PTSD, TRAUMA AND EMDR

Have you ever experienced any form of trauma? Most everyone has experienced a traumatic situation but the level at which is impacts everyone is different. Many people think of trauma as abuse or military related trauma. But trauma can be experienced at all ages and from all types of events. 

Classsically PTSD, or Posttraumatic Stress Disorder, is a psychiatric disorder that can occur following the experience or witnessing of a life-threatening events such as military combat, natural disasters, terrorist incidents, serious accidents, or physical or sexual assault in adult or childhood. However, in the last few years this definition has expanded to include braoder areas of traumatic experiences. 

Most survivors of trauma return to normal given a little time. However, some people will have stress reactions that do not go away on their own, or may even get worse over time. These individuals may develop PTSD. People who suffer from PTSD often relive the experience through nightmares and flashbacks, have difficulty sleeping, and feel detached or estranged, and these symptoms can be severe enough and last long enough to significantly impair the person’s daily life. They may have difficulty focusing, thinking and performing in their daily lives. 

When in danger, it’s natural to feel afraid. This fear triggers many split-second changes in the body to prepare to defend against the danger or to avoid it. This “fight-or-flight” response is a healthy reaction meant to protect a person from harm. But in post-traumatic stress disorder (PTSD), this reaction is changed or damaged. People who have PTSD may feel stressed or frightened even when they’re no longer in danger causing them to stay in a constant flight or fight response much of the time.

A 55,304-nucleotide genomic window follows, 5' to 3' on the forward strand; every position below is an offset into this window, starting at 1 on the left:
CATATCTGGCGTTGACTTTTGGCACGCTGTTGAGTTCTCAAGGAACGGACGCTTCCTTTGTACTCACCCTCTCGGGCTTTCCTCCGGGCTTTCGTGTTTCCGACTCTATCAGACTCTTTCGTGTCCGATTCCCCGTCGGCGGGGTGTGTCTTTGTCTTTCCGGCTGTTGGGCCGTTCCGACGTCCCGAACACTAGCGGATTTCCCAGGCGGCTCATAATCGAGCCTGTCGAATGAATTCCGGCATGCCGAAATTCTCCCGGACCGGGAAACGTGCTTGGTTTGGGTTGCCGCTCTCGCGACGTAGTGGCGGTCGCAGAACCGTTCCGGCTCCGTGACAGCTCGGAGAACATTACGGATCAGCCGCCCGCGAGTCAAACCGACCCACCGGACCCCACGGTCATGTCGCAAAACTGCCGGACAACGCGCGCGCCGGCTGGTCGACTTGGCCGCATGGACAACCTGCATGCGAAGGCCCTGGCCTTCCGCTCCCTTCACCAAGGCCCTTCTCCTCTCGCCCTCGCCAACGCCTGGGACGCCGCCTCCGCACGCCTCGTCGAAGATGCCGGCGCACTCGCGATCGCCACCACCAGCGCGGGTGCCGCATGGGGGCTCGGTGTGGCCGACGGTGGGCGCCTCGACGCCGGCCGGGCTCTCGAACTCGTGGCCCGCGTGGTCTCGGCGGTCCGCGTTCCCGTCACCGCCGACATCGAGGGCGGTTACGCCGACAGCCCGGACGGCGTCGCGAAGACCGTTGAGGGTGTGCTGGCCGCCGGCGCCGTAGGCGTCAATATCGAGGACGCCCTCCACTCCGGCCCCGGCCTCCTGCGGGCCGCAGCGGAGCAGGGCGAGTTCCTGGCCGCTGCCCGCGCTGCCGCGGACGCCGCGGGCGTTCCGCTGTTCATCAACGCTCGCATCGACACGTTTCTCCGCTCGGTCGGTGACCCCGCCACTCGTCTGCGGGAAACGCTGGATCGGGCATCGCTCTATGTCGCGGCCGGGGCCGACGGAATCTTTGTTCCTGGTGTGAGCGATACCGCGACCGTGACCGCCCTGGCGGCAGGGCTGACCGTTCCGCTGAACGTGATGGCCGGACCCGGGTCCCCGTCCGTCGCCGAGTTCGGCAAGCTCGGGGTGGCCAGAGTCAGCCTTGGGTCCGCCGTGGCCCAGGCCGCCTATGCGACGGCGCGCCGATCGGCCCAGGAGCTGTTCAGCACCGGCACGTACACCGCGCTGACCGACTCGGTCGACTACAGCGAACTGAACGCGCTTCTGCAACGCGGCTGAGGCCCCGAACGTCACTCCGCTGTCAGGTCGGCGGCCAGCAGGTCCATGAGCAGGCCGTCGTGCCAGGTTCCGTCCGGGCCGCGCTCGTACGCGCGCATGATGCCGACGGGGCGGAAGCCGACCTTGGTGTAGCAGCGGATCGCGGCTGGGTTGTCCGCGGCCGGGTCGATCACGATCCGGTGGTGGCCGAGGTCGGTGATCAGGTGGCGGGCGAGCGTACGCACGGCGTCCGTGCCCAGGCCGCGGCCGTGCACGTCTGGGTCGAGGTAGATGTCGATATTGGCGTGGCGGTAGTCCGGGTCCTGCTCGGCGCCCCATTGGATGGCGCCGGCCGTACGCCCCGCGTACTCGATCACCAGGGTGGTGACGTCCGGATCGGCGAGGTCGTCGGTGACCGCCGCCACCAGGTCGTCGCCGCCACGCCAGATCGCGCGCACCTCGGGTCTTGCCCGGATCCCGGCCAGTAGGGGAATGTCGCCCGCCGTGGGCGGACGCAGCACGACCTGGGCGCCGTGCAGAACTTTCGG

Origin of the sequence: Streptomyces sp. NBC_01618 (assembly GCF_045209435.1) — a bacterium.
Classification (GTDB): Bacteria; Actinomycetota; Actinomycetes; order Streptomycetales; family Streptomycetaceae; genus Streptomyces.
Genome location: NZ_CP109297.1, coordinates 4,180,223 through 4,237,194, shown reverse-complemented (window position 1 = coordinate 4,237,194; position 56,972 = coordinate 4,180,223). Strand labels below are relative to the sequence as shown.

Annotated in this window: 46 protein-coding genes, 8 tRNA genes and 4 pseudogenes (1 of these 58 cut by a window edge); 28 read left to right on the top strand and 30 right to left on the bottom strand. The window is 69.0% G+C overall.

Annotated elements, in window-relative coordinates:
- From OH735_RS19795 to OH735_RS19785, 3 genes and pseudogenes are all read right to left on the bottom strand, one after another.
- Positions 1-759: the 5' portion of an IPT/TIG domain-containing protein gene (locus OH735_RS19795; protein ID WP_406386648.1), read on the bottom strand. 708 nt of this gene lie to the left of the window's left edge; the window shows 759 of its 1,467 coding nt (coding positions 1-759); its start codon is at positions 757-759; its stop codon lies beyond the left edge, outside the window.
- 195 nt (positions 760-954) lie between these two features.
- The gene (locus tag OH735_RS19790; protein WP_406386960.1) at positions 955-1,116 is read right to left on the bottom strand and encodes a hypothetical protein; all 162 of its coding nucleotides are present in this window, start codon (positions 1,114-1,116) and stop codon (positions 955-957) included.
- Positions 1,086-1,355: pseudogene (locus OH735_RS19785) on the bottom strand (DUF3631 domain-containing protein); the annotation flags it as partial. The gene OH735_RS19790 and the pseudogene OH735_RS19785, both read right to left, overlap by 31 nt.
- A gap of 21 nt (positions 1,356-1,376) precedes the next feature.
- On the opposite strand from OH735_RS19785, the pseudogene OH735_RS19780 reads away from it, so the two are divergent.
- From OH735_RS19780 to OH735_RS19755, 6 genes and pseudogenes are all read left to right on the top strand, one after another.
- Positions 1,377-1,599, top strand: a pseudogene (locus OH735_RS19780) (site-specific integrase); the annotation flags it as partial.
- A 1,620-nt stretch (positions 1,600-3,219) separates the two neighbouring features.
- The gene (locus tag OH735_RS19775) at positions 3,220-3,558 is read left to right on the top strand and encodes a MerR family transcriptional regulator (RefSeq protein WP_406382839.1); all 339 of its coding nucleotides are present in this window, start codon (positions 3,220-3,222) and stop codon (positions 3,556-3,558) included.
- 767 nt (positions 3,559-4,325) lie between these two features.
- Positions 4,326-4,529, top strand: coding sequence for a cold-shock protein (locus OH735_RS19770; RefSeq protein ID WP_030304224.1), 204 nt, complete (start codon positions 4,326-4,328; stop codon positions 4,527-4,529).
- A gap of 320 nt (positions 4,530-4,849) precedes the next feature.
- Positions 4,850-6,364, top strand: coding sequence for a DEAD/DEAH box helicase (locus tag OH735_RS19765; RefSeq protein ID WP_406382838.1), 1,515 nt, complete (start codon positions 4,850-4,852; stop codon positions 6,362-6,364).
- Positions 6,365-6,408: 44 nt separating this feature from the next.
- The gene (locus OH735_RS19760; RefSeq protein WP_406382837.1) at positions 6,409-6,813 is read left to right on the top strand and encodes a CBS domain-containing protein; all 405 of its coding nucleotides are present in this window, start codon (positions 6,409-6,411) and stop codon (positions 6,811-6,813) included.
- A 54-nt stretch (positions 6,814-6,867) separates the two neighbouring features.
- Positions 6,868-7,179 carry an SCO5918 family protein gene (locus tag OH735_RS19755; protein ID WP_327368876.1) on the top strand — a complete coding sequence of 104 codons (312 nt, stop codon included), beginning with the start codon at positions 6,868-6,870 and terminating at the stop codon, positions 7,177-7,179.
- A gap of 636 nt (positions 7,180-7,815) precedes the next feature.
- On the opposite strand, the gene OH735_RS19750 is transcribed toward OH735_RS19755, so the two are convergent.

By utilizing a neuro-restorative approach to trauma, we don't just focus on the trauma and counseling treatments for trauma but on the whole system. By following the reserch from poyvagal systems by Steven Porges, research has taught us that you must treat the nervous system first for the best outcomes in treatment. As long as an individuals system stays in the alert state or in fight or flight they will not be able to process the counseling interventions which includes EMDR with maximum effectiveness. 

We utilize a number of technologies to follow polyvagal theory and assist the system in moving out of a chronic PTSD state and into a more norm regulating state so that therapy/counseling will be most effective.